Who Discovered America?: The Untold History of the Peopling of the Americas
Gavin Menzies & Ian Hudson
William Morrow, 2014 (2013)
Hardcover, Softcover, e-Book
Reviewed by Bob Walch
f you thought you knew the answer to this question, '
Who discovered America?
', think again! In a new book Gavin Menzies and Ian Hudson present the story, or at least their version, of how mankind came to the Americas.
ho Discovered America? The Untold History of the Peopling of the Americas
is now available in paperback and not only does this book refute the Columbus
theory but also the widely accepted
o if it wasn't a lost explorer in a ship or a group of folks crossing a land bridge between Asia and North America, who was it? The groundbreaking theory presented here suggests that ancient seafaring voyages brought humans to the Americas thousands of years earlier and that these settlers created very sophisticated civilizations.
sing DNA evidence, ancient artifacts, and linguistic and archaeological discoveries, the authors set forth an intriguing hypothesis that will offer plenty of food for thought. Could Pacific Ocean currents and prevailing winds have brought ancients from Asia? Do the South American Olmec and Mayan civilizations have ties to Asia? Did Chinese explorers reach the Mississippi and leave their mark from California to Florida?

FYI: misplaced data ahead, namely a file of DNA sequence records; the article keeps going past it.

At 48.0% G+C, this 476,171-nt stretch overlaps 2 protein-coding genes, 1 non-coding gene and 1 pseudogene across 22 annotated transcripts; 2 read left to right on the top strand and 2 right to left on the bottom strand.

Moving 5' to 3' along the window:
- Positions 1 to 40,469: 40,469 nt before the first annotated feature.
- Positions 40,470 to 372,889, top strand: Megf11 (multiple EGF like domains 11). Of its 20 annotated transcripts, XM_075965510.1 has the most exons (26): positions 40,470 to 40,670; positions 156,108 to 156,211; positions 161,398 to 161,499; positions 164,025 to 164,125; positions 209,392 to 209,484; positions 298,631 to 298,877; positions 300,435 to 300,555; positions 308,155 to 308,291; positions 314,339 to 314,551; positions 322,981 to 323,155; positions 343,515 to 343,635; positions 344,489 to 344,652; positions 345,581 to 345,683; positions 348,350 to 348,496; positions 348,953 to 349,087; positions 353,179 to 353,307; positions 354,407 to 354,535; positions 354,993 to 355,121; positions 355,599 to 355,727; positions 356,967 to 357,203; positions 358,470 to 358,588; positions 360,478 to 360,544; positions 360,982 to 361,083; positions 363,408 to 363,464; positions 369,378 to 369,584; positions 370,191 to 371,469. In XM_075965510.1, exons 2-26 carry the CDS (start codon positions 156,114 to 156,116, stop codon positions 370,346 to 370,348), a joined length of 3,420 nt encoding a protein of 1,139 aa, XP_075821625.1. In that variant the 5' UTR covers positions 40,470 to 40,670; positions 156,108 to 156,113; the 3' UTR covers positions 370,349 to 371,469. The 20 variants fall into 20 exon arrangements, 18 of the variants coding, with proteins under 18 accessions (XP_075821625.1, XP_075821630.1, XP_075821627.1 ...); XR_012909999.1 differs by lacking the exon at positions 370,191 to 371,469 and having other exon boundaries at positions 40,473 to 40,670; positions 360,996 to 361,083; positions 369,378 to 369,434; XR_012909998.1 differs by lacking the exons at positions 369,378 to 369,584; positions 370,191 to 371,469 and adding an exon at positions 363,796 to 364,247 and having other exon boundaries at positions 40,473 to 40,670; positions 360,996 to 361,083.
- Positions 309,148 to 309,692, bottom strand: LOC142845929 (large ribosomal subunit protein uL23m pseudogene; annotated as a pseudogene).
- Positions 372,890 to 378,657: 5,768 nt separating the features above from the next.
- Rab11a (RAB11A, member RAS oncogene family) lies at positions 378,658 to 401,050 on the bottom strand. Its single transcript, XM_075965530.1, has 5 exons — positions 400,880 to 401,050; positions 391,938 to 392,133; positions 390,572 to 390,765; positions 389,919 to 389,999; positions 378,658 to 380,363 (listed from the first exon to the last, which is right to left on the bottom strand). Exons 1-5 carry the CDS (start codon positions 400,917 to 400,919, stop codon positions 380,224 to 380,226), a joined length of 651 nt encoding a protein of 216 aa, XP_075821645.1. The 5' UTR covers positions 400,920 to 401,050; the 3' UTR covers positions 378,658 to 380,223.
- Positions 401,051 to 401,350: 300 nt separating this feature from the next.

ou'll discover the answer is '
' as you read this intriguing book. You might be a bit skeptical about the claim that huge, ancient Chinese settlements once existed in Nova Scotia and that Japanese travelers landed in 1350 A.D. in Southern California, but what about the link between Native American people and Asia?
he authors cite an undeniable linguistic and genetic connection between present-day Japanese and the Native American tribes of New Mexico and Arizona. They also use ancient maps from the Library of Congress in Washington, D.C., to suggest that Chinese explorers set foot in the Western Hemisphere as early as 2200 B.C..
avin Menzies loves to shake up the existing and mostly accepted theories of today's historians with his revisionist theories. If you read and enjoyed his
1421: The Year China Discovered America
1434: The Year a Magnificent Chinese Fleet Sailed to Italy and Ignited the Renaissance
, you'll want to give this latest volume a glance. The highly readable narrative is augmented by ancient maps and some interesting color photos.
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